“First drafts, even pretty good ones, can be excruciatingly hard for anyone but their authors to read. The primary issue, line by line, is not their higher meaning. It is their basic meaning.” Stephen Koch (173)

To Score or Not to Score

Major Walter Clopton Wingfield proceeded to give meaning to the sport of lawn tennis in 1873 by creating a scoring system that includes the terms, “love, deuce, match.”

One hundred and thirty years later, in 2003, Stephen Koch offers what this Reader considers a “scoring system for writers” that could employ these same designations.

Love reflects a writer’s passion, obsession, and desire to write. In TMLWW, Graham Greene is quoted: “Talent, even of a very high order, cannot sustain an achievement, whereas a ruling passion gives to a shelf of novels the unity of a system.” (31)

Koch agrees. “Your talent will go to waste unless it is sustained and strengthened by the nagging, jagged, elusive thing called obsession, that stone in the shoe of your being known as a calling, a vocation. Call it dumb persistence. Call it passion. Call it fire in the belly or the madness of art. It is less the ability to write than the insistence upon writing.” (31)

“Katherine Anne Porter said, ‘This thing between me and my writing is the strongest bond I have ever had – stronger than any bond or any engagement with any human being or with any other work I’ve ever done.’ ” (31)

“Betsy Lerner observes, ‘If the voices keep calling, if the itch remains, no matter how punishing the work or inhospitable the world, then you must take a long hard look at all the writing you’ve been attempting to do all your life and commit to it.’ ” (32)

Koch states, “If you are lucky, writing will be and will remain your greatest pleasure; intense, surprising, a kind of lifelong love story.” (53)

Deuce refers to the distinction between two near synonyms, “story” and “plot.” In a tour de force explanation of the distinguishing characteristics of these two often-batted-about terms, Koch states: “A story is an account of any real or fictitious sequence of linked events. Yet in order to be fully told, every story must have a plot. The plot will consist of whatever makes the story move.” (65) He then references the story summary and plot movements of “Hamlet” proving the brilliance of Shakespeare and also the acumen of Koch, the former chair of Columbia University’s graduate creative writing program.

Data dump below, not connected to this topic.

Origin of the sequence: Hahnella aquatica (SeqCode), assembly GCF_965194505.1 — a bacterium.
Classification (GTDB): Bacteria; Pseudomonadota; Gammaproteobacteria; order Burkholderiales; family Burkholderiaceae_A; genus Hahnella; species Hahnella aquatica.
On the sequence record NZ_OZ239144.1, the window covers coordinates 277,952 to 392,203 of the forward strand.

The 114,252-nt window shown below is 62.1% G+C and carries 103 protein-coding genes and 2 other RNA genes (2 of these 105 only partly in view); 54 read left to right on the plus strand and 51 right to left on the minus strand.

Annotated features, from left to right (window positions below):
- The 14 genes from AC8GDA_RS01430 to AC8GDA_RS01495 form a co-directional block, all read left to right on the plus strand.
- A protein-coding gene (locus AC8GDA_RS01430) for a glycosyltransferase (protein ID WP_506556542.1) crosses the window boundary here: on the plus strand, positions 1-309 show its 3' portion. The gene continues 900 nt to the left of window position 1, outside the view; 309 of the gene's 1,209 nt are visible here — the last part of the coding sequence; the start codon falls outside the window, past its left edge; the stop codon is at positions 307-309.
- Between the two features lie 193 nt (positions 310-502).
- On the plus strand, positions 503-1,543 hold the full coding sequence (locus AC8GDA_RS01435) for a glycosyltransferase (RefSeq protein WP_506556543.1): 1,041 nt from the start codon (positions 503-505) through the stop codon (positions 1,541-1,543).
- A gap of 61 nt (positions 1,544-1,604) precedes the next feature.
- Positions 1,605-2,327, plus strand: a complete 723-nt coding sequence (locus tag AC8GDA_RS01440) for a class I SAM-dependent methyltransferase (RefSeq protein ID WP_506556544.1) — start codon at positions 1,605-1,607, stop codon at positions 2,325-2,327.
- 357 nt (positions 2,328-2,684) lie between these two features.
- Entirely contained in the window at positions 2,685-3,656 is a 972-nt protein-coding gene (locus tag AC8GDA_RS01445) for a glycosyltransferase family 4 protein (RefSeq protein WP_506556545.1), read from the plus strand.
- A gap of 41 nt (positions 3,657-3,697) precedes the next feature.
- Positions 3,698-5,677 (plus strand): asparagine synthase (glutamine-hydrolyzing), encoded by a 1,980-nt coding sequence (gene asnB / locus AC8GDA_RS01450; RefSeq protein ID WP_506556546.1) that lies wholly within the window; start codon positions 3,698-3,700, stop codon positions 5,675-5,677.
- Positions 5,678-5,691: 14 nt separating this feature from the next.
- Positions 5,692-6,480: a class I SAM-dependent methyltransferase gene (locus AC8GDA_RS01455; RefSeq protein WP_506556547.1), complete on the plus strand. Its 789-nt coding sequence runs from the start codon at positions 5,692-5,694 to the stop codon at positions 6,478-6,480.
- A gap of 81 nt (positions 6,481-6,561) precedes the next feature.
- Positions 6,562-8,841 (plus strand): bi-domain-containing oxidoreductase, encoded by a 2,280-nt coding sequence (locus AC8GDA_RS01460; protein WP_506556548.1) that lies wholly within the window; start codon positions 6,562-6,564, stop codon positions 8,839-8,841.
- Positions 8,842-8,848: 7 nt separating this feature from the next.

“Feeling the story,” Koch writes, “followed by figuring the story – can start working together in a dynamic reciprocity from which the real shape of the story can emerge in an alternating shimmer of certainty and surprise.” (67)

Of course, another example of “story” and “plot,” that Koch cites is more succinct. “The cat sat on the mat’ is not the beginning of a story but ‘The cat sat on the dog’s mat’ is.” John LeCarre (74).

Match refers to the Writer and Reader relationship. “You create the Reader with your style,” Koch states. (118) “This invention of ‘the Reader,’ the secret sharer of your every syllable, is a defining element of style. It ends up as a relationship. As a writer, you have a great deal to say about what this relationship is to be. But it is not entirely in your hands. It is ultimately a collaboration, an exchange. Whatever the relationship, it should offer the real person reading your prose the gift of some larger, richer consciousness.” (119)


The Modern Library Writer’s Workshop: A Guide to the Craft of Fiction, Stephen Koch, 2003, Modern Library, an imprint of Random House Publishers.